Österreich turns out to be an interesting and important link between the sacred concerto of the 17th century and the cantata of the next century. In some compositions a strong influence of the Italian style of the early 17th century is clearly noticeable. That can be explained by his experiences in Wolfenbüttel. Theile himself was under Italian influence but even more so was his predecessor, Johann Rosenmüller who had worked for many years in Venice. The tradition the latter had established in Wolfenbüttel comes especially to the fore in Dixit Dominus, in which Österreich makes use of the stile concitato which we know from Monteverdi. In the fifth verse - a solo for the bass - the word "confregit" (shattered) is singled out by endless coloratura. The next verse ("He shall judge among the nations") opens with a passage in which the basso continuo plays a sequence of staccato chords, and the word "conquassabit" (scatter [heads]) is sung staccato by the tutti. The last verse then is completely different, reflecting the peace and quiet of the text: "He will drink from the brook". Another psalm setting is Sie ist fest gegründet (Psalm 87) in which we find a shift in metre midway. The piece ends in a dance rhythm on the words: "And all the singers as in a round will sing in you, one around the other".
The chorale plays an important part in compositions in Lutheran Germany. Herr Jesu Christ, wahr Mensch und Gott is an example. It was written for the funeral of Duchess Friederike Amalia at the Schleswig Cathedral in 1704. If you know the melody Johann Sebastian Bach used in his cantata 127 you won't recognize the melody here. Texts of hymns could be sung to different melodies across Germany, and here the texture of the hymn is also different: not eight stanzas of six verses each, but twelve stanzas of four verses each. In some verses Österreich deviates completely from the hymn melody and uses original material instead. He also breaks up the division into stanzas: he links the 10th stanza with the first line of the 11th, which is followed by pause. He then continues with the remaining three lines of the 11th stanza. In the stanzas 8 and 9 Jesus is quoted: "Truly, truly, I say to you"; this is set as a solo for bass.
This is a dramatic element we also meet in the last piece of the programme: Und Jesus ging aus von dannen, a setting of an episode described in the gospel of Matthew. The focus is formed by the story of the Canaanite woman, whose faith in the battle for her daughter's life is so strong that she is even able to prevail against Jesus' refusals. Here Österreich links up with a tradition established in Gottorf by his predecessor Förtsch who often chose dramatic episodes from the gospels for his compositions. That is not surprising as Förtsch played a major role in the Hamburg Opera. Österreich's piece opens with the tenor - at the time certainly sung by Österreich himself - acting as the Evangelist. The woman (soprano) expresses her feelings in the form of arias in strophic form, and Jesus (bass) answers in the same manner. The roles of the disciples saying to Jesus "Do send her away from you" are allocated to two sopranos and an alto who partly imitate each other. The piece ends with a tutti section.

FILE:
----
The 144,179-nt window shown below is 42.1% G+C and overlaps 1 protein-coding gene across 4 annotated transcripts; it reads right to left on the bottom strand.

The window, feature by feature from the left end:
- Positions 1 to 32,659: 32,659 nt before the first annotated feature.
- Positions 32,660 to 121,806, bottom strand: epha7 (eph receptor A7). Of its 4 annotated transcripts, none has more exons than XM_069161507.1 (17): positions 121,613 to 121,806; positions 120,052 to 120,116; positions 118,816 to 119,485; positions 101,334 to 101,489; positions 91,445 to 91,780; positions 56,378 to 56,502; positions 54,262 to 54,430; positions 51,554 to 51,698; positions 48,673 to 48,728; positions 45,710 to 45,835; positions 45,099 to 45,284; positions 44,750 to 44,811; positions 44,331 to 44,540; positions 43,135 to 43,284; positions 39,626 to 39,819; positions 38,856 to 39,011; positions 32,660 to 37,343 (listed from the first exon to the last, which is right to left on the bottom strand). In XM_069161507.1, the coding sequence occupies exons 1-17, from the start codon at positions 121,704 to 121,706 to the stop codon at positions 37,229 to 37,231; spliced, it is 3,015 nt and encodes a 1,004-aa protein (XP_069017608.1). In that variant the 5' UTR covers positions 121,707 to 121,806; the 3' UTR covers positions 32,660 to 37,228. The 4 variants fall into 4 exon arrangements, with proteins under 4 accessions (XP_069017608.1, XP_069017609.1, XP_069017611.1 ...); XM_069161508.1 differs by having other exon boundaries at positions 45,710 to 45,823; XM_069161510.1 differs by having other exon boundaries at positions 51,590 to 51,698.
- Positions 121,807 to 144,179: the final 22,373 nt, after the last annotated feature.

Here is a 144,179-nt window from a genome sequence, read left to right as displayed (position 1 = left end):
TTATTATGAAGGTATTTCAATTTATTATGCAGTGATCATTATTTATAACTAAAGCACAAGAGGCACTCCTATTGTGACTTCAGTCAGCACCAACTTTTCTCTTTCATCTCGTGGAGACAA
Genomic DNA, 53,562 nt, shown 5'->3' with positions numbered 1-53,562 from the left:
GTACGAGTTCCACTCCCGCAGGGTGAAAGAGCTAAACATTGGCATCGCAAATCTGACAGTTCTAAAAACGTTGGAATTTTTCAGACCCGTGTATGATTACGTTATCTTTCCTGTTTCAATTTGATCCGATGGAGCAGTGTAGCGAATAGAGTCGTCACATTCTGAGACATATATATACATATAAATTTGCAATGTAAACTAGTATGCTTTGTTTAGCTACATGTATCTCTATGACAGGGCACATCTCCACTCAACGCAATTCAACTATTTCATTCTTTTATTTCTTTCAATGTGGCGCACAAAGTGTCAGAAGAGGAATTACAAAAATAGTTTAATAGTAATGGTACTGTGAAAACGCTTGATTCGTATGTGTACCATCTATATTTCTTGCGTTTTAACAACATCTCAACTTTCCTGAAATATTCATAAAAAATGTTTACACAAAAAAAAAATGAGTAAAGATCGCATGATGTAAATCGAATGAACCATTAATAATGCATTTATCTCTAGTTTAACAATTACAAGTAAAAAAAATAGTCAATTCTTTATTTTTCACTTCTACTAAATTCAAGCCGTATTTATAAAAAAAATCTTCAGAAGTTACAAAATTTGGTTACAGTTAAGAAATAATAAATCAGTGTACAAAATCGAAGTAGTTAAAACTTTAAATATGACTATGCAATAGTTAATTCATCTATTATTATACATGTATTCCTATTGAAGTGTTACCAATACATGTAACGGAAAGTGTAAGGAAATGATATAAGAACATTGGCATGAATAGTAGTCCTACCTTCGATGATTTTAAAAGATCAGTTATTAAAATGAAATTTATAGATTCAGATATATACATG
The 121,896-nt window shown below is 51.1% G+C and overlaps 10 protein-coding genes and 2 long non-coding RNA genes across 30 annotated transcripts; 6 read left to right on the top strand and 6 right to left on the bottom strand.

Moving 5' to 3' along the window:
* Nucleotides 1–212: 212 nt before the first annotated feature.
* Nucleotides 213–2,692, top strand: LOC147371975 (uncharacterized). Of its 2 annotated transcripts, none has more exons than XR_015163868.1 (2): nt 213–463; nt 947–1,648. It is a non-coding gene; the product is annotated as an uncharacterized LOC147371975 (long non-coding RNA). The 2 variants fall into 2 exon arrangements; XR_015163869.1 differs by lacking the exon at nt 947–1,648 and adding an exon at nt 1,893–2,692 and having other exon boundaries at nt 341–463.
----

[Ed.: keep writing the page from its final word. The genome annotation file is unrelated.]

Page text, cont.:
The most modern piece is certainly Der Gerechten Seelen which is taken from a larger funerary piece for the 'Lord Chamberlain' Count Otto Rantzau who died in Antwerp in 1694. The text was written by Förtsch; Österreich isolated a fragment, added an instrumental sinfonia and an episode for tenor solo. Interestingly the latter has the form of an accompanied recitative. This is certainly one of the first accompanied recitatives in sacred music from Lutheran Germany.
This disc gives a good idea of Georg Österreich's oeuvre. I am very impressed by its quality and hope that more of his output will be recorded in the future. Manfred Cordes and Weser-Renaissance are specialists in this kind of repertoire and one can leave it to them to fully explore the features of every single piece. Cordes has brought together a fine quintet of singers who not only make a perfect ensemble but also deliver fine performances individually. I especially mention here Harry van der Kamp who impressively deals with the daredevil coloratura in Dixit Dominus. In German music of the 17th century the text always comes first. In these performances it is always clearly understandable thanks to the excellent diction and articulation of the singers. The instruments play an important role too, and do more than just support the voices. The instrumentalists are also very much aware of the meaning of the text and deliver a true rhetorical account of their parts.
Johan van Veen (© 2016)